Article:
Does Nintendo 3Ds Xl Have Bluetooth To Your 3Ds (Without Modding)

If this is the final device in the lifecycle of Nintendo”s fantastic 3DS, then give Nintendo plenty of credit for making sure that it handles just right.

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The Nintendo 3DS sure has come a long way. When it was first released in 2011, it was a unique curiosity, a device built around 3D in an age when video games were trying to embrace 3D. But that age has long passed; virtual reality is the only reason you don glasses for a video game these days, and 3D has once again been relegated to the cinema.

3D is back to being a gaming gimmick, and you see that on the 3DS, where several recently released games don”t even use the console”s 3D capabilities. And that”s why the Nintendo New 2DS XL arrives at the perfect time, offering a near-perfect alternative for anyone who”s onto 3D”s little game, and doing so at a relatively wallet-friendly price.

3D in the palm of your hand is no longer the driving force for Nintendo”s latest portable line; instead, this is all about amazingly brilliant 2D gaming (some of which incorporates 3D) in the palm of your hand. And the 2DS XL makes that gaming work, delivering a machine that”s perfectly balanced and friendly in your hands, one that”s convenient and easy to use.

The price tag ($149) seems like a little much, but Nintendo tries to make it worth your while. The New 2DS XL feels premium, with a clamshell exterior that”s everything you expect from Nintendo. This looks like a fun device, yet the blend of colors and the feel of the finish are elegant, too, especially in dark grey and blue.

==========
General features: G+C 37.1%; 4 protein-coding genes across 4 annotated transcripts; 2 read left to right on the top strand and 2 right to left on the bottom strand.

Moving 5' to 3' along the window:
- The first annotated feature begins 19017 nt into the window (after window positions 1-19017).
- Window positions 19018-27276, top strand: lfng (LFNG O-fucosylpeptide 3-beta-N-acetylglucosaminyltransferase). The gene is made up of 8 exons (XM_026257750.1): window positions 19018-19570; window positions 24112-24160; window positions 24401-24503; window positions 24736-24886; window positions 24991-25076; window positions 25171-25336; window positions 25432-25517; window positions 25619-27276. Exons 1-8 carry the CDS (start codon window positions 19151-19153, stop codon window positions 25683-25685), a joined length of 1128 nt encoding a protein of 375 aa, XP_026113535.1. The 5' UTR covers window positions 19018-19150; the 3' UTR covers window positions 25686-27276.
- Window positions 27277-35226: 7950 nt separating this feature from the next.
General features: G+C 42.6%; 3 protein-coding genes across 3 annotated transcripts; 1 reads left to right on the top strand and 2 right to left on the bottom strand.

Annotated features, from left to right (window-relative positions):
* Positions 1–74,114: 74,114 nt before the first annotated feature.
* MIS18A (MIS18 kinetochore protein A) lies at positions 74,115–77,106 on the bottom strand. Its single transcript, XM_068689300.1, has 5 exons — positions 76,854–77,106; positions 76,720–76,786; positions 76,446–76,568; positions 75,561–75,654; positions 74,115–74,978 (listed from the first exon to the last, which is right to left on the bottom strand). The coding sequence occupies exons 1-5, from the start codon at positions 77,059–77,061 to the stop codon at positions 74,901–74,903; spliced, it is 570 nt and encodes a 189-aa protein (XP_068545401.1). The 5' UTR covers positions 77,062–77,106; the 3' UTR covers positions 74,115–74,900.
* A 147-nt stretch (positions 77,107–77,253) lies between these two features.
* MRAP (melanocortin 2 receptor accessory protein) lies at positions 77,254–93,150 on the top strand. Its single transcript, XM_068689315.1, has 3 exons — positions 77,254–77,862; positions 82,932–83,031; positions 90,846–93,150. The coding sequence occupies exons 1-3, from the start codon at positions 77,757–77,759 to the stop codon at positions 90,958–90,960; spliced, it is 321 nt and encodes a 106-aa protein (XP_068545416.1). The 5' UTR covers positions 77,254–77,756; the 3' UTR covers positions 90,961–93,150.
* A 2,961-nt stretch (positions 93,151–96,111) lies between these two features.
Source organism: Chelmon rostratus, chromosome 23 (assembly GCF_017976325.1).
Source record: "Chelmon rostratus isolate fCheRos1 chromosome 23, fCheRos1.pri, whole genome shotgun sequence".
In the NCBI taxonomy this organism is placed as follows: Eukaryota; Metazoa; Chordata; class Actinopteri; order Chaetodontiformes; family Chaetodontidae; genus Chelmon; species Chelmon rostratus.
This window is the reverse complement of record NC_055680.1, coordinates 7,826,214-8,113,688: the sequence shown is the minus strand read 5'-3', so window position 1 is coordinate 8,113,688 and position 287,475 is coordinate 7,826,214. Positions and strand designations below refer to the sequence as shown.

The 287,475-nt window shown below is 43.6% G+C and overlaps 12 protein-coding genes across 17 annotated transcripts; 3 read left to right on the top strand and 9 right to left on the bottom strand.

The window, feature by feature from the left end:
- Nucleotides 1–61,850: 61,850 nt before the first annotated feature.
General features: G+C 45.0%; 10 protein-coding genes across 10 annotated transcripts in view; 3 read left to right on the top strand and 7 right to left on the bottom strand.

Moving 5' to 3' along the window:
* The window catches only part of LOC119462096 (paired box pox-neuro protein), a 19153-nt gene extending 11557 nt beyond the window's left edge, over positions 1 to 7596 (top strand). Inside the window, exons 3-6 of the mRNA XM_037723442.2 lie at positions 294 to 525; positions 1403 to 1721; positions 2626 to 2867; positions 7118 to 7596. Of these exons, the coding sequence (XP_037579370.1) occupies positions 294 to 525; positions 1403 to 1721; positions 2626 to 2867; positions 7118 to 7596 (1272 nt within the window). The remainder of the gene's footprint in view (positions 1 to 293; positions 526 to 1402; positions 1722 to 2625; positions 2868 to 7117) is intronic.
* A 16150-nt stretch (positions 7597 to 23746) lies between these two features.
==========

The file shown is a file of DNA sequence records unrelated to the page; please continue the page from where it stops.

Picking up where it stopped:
Meanwhile, Nintendo makes this device slightly lighter than the New 3DS XL, and just slim enough that it can almost fit in the back of a roomy jeans pocket. But open it up, and the layout is both beautiful and useful. It retains the same screen sizes: 4.88 inches diagonally on the top screen, 4.18 on the bottom screen. There”s no new tech on either screen, but both look solid, delivering vibrant, quality colors.

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But there was never really a need for anything new, as long as Nintendo continued to deliver the improvements it made to the portable a few years ago. The thumbstick and face buttons all return and feel comfortable, the analog nub is also here, and NFC support is available for Amiibo use.

Meanwhile, the ports see slight improvements: the cover for the cartridge slot is an excellent touch and a long time coming, and the SD port is easily accessible. A larger stylus wouldn”t have hurt, but that”s a minor quibble in a solidly designed device.

About the only thing missing here is a Bluetooth feature, something Nintendo has oddly avoided (and continues to avoid). We live in an age of Bluetooth sound solutions galore, yet the Switch lacks a Bluetooth port, and Nintendo has no made it an entire portable console generation ignoring Bluetooth headphone support. It”s an odd decision to say the least.

But that doesn”t prevent this from being perhaps the finest iteration of Nintendo”s latest portable console. It”s a strong update that does away with a feature that some people rarely turned on in the first place, letting you focus on the games without the 3D, a cool gimmick for sure, but one that many people could live without.

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It”s always been about the games with Nintendo, especially when it came to handhelds. The New Nintendo 2DS XL, perfect in so many ways, is the perfect (and perhaps final) reminder of that.

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